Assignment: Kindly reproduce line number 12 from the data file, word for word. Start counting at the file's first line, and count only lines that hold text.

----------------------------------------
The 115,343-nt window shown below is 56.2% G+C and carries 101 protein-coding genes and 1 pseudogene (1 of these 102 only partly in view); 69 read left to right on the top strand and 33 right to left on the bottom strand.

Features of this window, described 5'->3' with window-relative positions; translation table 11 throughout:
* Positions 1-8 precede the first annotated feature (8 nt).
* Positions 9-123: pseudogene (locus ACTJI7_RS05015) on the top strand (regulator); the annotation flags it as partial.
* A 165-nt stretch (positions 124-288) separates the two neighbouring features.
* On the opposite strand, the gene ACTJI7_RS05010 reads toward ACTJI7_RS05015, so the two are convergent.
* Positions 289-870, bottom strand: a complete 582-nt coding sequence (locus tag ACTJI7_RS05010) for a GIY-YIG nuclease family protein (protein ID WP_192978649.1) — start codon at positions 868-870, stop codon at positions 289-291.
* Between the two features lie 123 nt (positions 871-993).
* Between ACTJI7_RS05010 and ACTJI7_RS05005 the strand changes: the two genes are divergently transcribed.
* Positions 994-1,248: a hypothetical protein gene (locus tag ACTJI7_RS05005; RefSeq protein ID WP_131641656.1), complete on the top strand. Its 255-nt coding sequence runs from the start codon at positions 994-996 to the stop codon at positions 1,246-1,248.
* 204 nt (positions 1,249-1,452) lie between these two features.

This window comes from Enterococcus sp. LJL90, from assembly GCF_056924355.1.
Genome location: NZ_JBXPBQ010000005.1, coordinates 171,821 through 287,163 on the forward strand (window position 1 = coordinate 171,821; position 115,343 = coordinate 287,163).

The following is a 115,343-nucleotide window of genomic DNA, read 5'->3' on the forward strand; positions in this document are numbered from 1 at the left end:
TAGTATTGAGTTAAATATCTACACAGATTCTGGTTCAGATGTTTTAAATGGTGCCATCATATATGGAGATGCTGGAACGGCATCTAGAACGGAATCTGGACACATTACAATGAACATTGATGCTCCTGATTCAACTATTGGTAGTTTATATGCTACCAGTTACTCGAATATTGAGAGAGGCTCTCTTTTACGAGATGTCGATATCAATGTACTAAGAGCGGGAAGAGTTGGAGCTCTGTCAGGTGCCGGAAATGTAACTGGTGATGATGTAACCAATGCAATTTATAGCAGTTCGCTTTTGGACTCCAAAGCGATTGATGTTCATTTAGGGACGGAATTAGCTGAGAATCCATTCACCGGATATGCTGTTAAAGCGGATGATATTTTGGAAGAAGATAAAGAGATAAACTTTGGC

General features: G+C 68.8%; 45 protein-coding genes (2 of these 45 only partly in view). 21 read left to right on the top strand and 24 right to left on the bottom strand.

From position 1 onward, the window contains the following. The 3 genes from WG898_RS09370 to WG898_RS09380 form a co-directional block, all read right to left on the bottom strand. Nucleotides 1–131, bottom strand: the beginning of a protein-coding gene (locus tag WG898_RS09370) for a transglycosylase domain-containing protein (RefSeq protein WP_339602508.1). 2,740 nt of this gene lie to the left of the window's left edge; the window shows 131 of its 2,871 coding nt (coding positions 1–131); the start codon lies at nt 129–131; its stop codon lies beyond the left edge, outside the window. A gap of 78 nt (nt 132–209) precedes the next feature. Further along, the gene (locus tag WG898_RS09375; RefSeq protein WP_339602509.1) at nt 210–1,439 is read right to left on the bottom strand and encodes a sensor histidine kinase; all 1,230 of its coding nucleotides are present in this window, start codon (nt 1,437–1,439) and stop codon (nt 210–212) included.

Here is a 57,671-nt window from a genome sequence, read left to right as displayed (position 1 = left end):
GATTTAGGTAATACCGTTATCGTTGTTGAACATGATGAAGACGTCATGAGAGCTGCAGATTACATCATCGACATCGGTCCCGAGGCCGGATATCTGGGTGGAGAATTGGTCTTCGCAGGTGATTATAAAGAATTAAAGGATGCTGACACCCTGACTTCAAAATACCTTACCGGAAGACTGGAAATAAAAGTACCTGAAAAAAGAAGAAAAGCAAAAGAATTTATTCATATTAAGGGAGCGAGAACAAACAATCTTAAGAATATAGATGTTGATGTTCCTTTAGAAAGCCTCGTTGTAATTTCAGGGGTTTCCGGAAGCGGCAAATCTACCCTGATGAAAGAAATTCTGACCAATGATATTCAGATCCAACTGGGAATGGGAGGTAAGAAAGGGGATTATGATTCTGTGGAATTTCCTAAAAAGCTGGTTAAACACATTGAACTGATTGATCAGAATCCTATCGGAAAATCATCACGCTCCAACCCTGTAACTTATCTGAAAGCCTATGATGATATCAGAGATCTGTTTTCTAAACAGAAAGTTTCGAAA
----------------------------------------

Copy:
This window comes from Enterococcus sp. LJL90, from assembly GCF_056924355.1.